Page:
The winners and losers in the programming world as revealed by Stack Overflow, in its analysis of the technologies that have seen the "most dramatic" increase and decrease in developer interest.
The software development world is nothing if not fast-moving: with coders typically relying on a scrum of competing frameworks and libraries jostling to be the next big thing.
The current winners and losers in the programming world have been revealed by Stack Overflow, in its analysis of which technologies have seen the "most dramatic" increase and decrease in developer interest in any single year since the site was launched in 2008. The analysis has sizeable data to back it up, with Stack Overflow looking at visits to topics by its community of more than 50 million developers.
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Elsewhere, the technologies slipping into irrelevance were a mix of technologies such as Microsoft's deprecated Silverlight web framework for playing video and animations, the Flex framework for the soon-to-be defunct Adobe Flash software platform and the mobile backend developer platform Parse, which Facebook announced it was shutting down last year. Another piece of tech that Stack Overflow highlights as undergoing notable decline is the game engine Cocos2d for iPhone.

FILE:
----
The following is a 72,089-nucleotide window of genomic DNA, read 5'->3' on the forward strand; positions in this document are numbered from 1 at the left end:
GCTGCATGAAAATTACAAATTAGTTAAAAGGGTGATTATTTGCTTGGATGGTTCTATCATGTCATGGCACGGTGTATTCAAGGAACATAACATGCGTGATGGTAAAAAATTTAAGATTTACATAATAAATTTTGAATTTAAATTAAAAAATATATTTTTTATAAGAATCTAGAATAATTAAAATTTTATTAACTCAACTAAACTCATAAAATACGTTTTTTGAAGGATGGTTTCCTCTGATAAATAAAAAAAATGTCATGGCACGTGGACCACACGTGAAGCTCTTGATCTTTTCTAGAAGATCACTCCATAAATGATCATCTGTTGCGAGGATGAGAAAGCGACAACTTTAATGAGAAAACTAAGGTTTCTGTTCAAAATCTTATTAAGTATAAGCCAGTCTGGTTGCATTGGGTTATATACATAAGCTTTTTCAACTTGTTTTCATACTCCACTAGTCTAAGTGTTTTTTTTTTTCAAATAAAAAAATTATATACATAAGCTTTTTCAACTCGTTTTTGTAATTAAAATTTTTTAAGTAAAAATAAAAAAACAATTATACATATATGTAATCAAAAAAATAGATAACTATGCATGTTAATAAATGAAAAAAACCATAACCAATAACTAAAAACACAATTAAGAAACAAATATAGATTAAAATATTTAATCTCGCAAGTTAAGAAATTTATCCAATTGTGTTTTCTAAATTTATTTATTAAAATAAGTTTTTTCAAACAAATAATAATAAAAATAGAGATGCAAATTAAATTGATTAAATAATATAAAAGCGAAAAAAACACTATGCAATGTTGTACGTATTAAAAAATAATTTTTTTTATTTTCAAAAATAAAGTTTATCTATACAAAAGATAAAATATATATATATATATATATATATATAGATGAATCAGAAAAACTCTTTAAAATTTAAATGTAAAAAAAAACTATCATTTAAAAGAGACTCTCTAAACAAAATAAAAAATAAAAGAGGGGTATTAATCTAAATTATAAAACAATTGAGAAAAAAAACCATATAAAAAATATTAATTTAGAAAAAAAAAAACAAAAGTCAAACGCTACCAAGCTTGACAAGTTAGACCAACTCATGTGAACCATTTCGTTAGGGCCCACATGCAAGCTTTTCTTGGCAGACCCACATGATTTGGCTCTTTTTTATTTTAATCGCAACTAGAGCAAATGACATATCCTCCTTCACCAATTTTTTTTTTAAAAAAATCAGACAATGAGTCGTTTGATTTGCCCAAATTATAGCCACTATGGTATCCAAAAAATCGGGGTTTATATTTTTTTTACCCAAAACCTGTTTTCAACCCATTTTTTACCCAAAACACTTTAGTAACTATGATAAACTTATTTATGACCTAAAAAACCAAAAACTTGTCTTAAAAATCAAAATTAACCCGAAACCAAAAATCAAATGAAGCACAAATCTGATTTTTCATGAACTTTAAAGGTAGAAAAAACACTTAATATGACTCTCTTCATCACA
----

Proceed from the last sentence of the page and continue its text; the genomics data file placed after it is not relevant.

"Both of these technologies grew incredibly fast to have a big impact because they were natural next steps for existing developer communities," writes Silge.
Other topics demonstrated what Stack Overflow calls "modest year-over-year growth" but still enough to warrant a place on the list on fastest movers. These include Android Studio, an IDE targeted to mobile developers that was released in 2013 and grew immediately in popularity, and the machine-learning library TensorFlow, which since it was open-sourced by Google in 2015 has enjoyed "remarkable success", according to Silge.
Less surprising, given the publicity surrounding its launch, was the explosion in interest in questions related to the Apple iPad around the time it went on sale in 2010.
The analysis looked at which Stack Overflow tags with at least 10,000 questions had the highest percentage change in interest year-on-year in any single year since the site's launch.
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